The CIA, Paypal and other websites under persistent attacks
February 1, 2010
According to various reports from Internet security experts, the CIA, PayPal and many other similar organizations and companies are under what looks like unexplained and repeated attacks that are literally bombarding their Web sites with many millions of server-intensive HTTP requests. The attacks have been ongoing for the past several days now and appear to be increasing at a fast rate.
This large flood of requests is made over the Web sites' SSL port, causing them to consume a lot more server resources than normal connections, according to researchers at Shadow Server Foundation, a volunteer Internet security collective.
The problem appears to be caused by recent changes made to a mysterious bot network called Pushdo.
Shadow Server has identified no less than 316 websites that are direct recipients of the SSL assault on the targeted servers. In addition to cia.gov and paypal.com, other sites include yahoo.com, godaddy.com, americanexpress.com and even sans.org.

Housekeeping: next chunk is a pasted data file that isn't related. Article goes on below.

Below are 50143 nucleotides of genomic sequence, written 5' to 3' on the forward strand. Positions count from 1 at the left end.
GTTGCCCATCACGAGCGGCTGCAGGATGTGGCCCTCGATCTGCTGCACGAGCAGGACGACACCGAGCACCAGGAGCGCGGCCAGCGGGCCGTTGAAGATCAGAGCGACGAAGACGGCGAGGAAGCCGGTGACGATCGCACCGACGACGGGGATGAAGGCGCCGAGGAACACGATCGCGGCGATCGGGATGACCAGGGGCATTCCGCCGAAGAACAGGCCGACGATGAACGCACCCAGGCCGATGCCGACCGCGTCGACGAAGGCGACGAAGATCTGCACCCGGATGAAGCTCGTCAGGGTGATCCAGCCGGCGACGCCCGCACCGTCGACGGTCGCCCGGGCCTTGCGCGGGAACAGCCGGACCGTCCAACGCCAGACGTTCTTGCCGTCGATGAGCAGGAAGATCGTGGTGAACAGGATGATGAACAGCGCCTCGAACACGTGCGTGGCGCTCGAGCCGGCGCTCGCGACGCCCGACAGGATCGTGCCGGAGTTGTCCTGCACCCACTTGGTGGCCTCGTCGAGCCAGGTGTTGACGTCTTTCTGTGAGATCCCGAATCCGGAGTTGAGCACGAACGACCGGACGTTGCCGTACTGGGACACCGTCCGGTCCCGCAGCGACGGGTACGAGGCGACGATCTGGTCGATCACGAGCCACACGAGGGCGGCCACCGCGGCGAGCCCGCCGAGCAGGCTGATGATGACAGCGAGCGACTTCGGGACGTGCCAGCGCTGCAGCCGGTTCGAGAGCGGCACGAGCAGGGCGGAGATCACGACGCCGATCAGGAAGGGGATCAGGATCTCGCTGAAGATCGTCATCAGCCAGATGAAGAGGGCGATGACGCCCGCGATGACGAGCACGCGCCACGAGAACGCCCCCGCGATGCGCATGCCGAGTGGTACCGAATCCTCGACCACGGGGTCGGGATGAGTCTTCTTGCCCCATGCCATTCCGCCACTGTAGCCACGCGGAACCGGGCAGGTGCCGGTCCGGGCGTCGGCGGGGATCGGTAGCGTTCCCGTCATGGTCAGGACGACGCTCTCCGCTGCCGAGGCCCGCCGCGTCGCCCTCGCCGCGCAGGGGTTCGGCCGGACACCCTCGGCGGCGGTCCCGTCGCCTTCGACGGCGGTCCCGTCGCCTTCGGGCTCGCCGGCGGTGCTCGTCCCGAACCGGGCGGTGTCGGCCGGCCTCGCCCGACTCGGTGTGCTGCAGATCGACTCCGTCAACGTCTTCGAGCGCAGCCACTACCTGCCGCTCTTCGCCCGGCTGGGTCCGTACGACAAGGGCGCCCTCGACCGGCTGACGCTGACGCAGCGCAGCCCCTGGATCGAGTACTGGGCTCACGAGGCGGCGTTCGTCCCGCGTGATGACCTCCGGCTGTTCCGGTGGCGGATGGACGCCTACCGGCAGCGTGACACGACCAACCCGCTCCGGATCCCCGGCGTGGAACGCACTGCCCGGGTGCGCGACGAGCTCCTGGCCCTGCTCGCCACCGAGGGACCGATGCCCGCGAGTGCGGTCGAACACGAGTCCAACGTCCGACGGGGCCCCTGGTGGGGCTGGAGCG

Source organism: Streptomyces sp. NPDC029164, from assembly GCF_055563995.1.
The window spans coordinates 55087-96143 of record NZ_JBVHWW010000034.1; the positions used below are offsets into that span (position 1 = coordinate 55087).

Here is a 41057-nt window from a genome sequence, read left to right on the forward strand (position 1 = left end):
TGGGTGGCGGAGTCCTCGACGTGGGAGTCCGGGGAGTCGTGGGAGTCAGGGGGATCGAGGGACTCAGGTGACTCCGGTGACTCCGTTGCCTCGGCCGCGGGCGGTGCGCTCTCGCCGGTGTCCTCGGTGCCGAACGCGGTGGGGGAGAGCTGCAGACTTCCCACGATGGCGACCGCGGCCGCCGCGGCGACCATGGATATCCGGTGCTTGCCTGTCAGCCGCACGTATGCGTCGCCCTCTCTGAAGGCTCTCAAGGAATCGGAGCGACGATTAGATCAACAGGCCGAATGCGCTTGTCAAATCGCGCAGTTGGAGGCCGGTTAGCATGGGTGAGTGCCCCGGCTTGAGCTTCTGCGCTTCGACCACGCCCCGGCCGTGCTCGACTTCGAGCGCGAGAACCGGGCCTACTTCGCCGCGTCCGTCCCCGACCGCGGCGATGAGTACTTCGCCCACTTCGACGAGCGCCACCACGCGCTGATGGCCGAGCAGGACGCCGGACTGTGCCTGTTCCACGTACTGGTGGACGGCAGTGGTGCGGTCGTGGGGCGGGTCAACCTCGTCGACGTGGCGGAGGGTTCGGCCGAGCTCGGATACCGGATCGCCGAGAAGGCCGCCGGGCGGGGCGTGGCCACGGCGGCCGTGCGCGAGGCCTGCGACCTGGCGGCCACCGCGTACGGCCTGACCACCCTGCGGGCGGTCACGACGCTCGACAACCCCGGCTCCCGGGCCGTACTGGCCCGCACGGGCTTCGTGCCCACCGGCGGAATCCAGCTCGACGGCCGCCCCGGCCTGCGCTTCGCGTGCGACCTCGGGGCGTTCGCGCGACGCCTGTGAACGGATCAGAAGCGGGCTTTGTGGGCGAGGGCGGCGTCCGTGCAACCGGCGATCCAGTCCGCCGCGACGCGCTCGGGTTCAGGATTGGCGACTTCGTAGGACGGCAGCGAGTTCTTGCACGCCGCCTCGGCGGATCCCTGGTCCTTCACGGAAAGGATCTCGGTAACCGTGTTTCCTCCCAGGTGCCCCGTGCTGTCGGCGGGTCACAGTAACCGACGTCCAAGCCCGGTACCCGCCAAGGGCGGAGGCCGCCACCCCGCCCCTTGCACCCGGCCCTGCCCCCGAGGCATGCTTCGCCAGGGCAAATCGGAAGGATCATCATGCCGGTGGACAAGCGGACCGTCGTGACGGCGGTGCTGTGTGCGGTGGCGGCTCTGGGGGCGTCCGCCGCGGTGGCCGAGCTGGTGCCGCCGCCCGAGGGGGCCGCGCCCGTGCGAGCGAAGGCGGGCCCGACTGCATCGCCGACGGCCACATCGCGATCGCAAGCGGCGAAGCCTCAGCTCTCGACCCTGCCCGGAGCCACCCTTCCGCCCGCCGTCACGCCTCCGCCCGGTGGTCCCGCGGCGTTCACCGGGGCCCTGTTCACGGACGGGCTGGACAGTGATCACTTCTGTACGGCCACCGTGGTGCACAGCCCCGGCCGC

Shadow Server' Steven Adair says "you are likely seeing an unexpected increase in traffic by several million hits spread out across several hundred thousand IP addresses and all at the same time. This might be a big deal if you're used to only getting a few hundred or thousands of hits a day or you don't have unlimited bandwidth."
Internet security experts even say they aren't sure what targeted sites can do to lessen the attacks. Changing IP addresses may provide a temporary reprieve, however, although it may not be the best solution, either temporary or permanent.
It isn't clear at this time why Pushdo would have unleashed those malware bots. Infected computers appear to initiate the SSL connections, along with a bit of crap, disconnect and then repeat the cycle over and over. They don't request any resources from the website or do anything else, however.
"But we do find it difficult to believe that this much activity would be used to make the bots "blend in" with normal Internet traffic however, while at the same time it doesn't quite look like a DoS (denial of service) either, so this is really confusing to us," Adair wrote.
Source: The Shadow Server Foundation.
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